Mexico: As world negotiators gather at the climate summit in Cancun, Mexico, to tackle climate change, scientists are demonstrating how long-term satellite data provide unique information to help policymakers understand and manage climate change.
During the summit, European Space Agency (ESA) held an event focusing on its Climate Change Initiative (CCI), which is making full use of Europe’s Earth observation space assets to exploit robust long-term global records of essential climate variables.
The Climate Change Initiative makes use of archive data going back three decades from ESA and Member-State satellites. These datasets, combined with data from new missions, are used to produce new information on a wide range of climate variables, such as greenhouse-gas concentrations, sea-ice extent and thickness, and sea-surface temperature and salinity.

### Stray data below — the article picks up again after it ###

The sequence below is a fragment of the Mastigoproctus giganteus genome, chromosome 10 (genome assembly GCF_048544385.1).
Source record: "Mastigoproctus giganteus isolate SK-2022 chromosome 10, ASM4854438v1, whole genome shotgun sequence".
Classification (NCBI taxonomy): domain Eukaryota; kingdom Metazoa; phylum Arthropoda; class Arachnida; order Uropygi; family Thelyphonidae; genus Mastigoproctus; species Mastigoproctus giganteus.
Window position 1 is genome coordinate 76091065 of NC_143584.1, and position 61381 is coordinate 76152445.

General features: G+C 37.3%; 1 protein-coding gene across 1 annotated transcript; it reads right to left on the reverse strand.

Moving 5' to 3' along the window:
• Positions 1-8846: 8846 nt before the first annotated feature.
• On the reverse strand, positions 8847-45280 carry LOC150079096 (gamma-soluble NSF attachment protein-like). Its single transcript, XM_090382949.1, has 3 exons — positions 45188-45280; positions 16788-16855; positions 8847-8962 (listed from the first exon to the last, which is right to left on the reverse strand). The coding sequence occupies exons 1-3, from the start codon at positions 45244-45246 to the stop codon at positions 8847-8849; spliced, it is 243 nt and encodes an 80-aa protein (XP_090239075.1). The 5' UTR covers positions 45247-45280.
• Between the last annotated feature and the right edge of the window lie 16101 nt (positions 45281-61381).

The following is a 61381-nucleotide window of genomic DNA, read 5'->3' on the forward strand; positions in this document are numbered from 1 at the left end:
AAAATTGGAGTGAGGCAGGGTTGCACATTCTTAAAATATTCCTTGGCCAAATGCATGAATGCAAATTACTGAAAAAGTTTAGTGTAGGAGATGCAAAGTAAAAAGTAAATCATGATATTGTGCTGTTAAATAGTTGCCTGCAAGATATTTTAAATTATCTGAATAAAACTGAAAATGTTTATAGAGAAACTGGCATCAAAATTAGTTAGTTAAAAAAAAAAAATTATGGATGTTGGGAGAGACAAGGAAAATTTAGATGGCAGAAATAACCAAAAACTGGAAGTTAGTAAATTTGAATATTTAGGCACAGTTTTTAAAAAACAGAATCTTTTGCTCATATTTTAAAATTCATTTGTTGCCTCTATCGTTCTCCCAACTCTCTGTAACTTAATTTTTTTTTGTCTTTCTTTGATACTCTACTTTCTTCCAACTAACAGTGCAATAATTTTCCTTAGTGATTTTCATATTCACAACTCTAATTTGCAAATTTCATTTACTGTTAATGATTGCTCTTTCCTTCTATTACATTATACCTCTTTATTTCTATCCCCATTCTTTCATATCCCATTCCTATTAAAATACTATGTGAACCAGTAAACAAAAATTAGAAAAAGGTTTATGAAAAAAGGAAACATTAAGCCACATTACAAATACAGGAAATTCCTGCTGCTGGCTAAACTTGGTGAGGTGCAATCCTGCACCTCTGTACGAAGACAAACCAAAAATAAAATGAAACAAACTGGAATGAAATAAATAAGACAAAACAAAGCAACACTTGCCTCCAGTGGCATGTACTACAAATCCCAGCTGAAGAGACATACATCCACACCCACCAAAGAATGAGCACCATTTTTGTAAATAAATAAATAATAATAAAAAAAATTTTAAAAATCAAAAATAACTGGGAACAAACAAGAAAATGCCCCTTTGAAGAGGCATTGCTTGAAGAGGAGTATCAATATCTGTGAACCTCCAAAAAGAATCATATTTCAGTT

“Monitoring sea-level rise from space using altimeter satellites is very important; we know that sea level is currently rising in response to global warming, and that the rate is accelerating. Sea level will continue to rise in the future. But how much? We don’t know,” said Dr Anny Cazenave, Senior Scientist at Laboratoire d’Etudes en Géophysique et Océanographie Spatiales.
Prof. Emilio Chuvieco of Spain’s Universidad de Alcalá explained that biomass burning, which includes forest fires and agricultural burnings, is one of the most critical factors for understanding current vegetation patterns.
Roger Saunders, Senior Earth Observation Scientist at the UK Met Office Hadley Centre, said, “Earth observation satellite data have been available for over 30 years but their use for improving climate model predictions has been very limited up to now in contrast to their widespread use for short range weather forecasts.”
Data on these essential climate variables are required by the Global Climate Observing System to support the UN Framework Convention on Climate Change.